Infinite Flat Earth Gravity

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Username

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Re: Infinite Flat Earth Gravity
« Reply #60 on: October 01, 2007, 03:41:46 AM »
...
Anyways so as it stands, there are more than a few solutions for an infinite earth having finite gravity.  Anyone else have anything to add?
Just to clarify for the casual reader: Username and I agree that for an infinite Flat Earth with a positive minimum density with a positive minimum thickness in a Universe with a positive gravitation constant, gravity at any point on above the top surface must be infinite. We have shown this by both logic and calculus.

Username suggests correctly that there are geometric configurations, not entirely flat, that should have a finite gravity.

(Username, please correct me if I've misstated our agreement. Thanks.)
Seems about right to me
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Re: Infinite Flat Earth Gravity
« Reply #61 on: October 01, 2007, 02:44:10 PM »
(Sorry weak, immature moment follows...)

Hehe.  I can't help but notice the [Rules Violation] (aka [Rules Violation] ) is quiet now.
« Last Edit: October 07, 2007, 04:13:51 PM by Gulliver »

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Colonel Gaydafi

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Re: Infinite Flat Earth Gravity
« Reply #62 on: October 02, 2007, 12:48:55 AM »
tut tut tut so immature
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narcberry

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Re: Infinite Flat Earth Gravity
« Reply #63 on: October 02, 2007, 07:31:34 AM »
(Sorry weak, immature moment follows...)

Hehe.  I can't help but notice the dingleberry (aka Dumbicus) is quiet now.

You didn't notice my profile had shown me to not even have read this site in several days. I travel a lot, and end up being offline for days at a time very frequently.

Anyhow, thanks for the calculus work. I will go over it later to see if I agree, skimming it shows you considered the two factors of worry for me. It would be nice to have an absolute answer about an infinite plane.

Re: Infinite Flat Earth Gravity
« Reply #64 on: October 02, 2007, 10:03:20 AM »
(Sorry weak, immature moment follows...)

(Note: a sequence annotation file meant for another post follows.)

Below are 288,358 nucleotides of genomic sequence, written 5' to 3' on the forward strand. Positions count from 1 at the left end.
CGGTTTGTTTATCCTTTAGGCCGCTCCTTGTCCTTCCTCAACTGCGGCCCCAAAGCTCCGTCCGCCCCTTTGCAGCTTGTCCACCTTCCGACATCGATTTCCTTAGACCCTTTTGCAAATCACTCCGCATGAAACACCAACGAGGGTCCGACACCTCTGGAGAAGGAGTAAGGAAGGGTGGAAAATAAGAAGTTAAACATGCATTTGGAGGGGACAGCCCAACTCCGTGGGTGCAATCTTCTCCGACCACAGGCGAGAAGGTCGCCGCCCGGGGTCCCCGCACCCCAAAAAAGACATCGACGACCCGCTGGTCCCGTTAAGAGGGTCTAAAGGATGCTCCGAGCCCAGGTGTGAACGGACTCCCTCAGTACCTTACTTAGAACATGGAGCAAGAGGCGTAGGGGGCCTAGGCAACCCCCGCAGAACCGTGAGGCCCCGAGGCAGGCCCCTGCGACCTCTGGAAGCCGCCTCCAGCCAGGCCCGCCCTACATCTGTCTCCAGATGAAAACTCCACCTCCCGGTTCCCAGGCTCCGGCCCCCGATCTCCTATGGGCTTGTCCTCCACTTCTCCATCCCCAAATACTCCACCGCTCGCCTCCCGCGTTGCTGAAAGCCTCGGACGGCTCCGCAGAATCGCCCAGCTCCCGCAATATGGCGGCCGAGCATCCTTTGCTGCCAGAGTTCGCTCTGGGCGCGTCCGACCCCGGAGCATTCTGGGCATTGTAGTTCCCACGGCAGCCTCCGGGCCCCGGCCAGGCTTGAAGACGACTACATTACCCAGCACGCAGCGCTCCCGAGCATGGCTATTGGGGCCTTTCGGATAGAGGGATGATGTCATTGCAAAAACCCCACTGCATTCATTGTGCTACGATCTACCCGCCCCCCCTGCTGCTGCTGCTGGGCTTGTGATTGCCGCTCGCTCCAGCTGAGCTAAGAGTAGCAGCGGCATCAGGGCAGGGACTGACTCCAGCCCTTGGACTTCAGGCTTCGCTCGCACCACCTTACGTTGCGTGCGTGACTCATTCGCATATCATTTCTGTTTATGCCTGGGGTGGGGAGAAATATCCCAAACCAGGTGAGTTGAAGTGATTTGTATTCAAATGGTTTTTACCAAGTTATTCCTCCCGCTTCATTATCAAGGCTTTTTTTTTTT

Hehe.  I can't help but notice the dingleberry (aka Dumbicus) is quiet now.

You didn't notice my profile had shown me to not even have read this site in several days. I travel a lot, and end up being offline for days at a time very frequently.

Anyhow, thanks for the calculus work. I will go over it later to see if I agree, skimming it shows you considered the two factors of worry for me. It would be nice to have an absolute answer about an infinite plane.
You falsely assume that you can only read the messages while logged in.

The absolute answer is there. The gravity for a FE would always diverge.

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Username

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Re: Infinite Flat Earth Gravity
« Reply #65 on: October 02, 2007, 05:12:35 PM »
(Sorry weak, immature moment follows...)

Hehe.  I can't help but notice the dingleberry (aka Dumbicus) is quiet now.

You didn't notice my profile had shown me to not even have read this site in several days. I travel a lot, and end up being offline for days at a time very frequently.

Anyhow, thanks for the calculus work. I will go over it later to see if I agree, skimming it shows you considered the two factors of worry for me. It would be nice to have an absolute answer about an infinite plane.
You falsely assume that you can only read the messages while logged in.

The absolute answer is there. The gravity for a FE would always diverge.
I agree, if it is flat all the way out, it would diverge. 
The illusion is shattered if we ask what goes on behind the scenes.

Re: Infinite Flat Earth Gravity
« Reply #66 on: October 04, 2007, 01:25:21 AM »
1) As the distance from each ring grows, the gravity force vector becomes more parallel with the surface of earth. This means that each ring provides more horizontal force (which cancels itself out since it is a ring) and less vertical force (what you would actually feel as gravity) as it is further from the observer.

2) As the distance from each ring grows, the gravity force becomes exponentially weaker.

Smarticus I don't know where to begin.  Firstly, your argument does not need calculus.  An 8th-grade conceptual understanding of geometry and algebra is sufficient.  Throwing in calculus is a red herring (although I don't think borne of malicious intent...just a desire to impress with your [at least] 12th-grade education probably).

Secondly we can dispense with logical "rings" as an unnecessarily complicating device.  An imaginary infinite plane is a sufficiently graspable concept.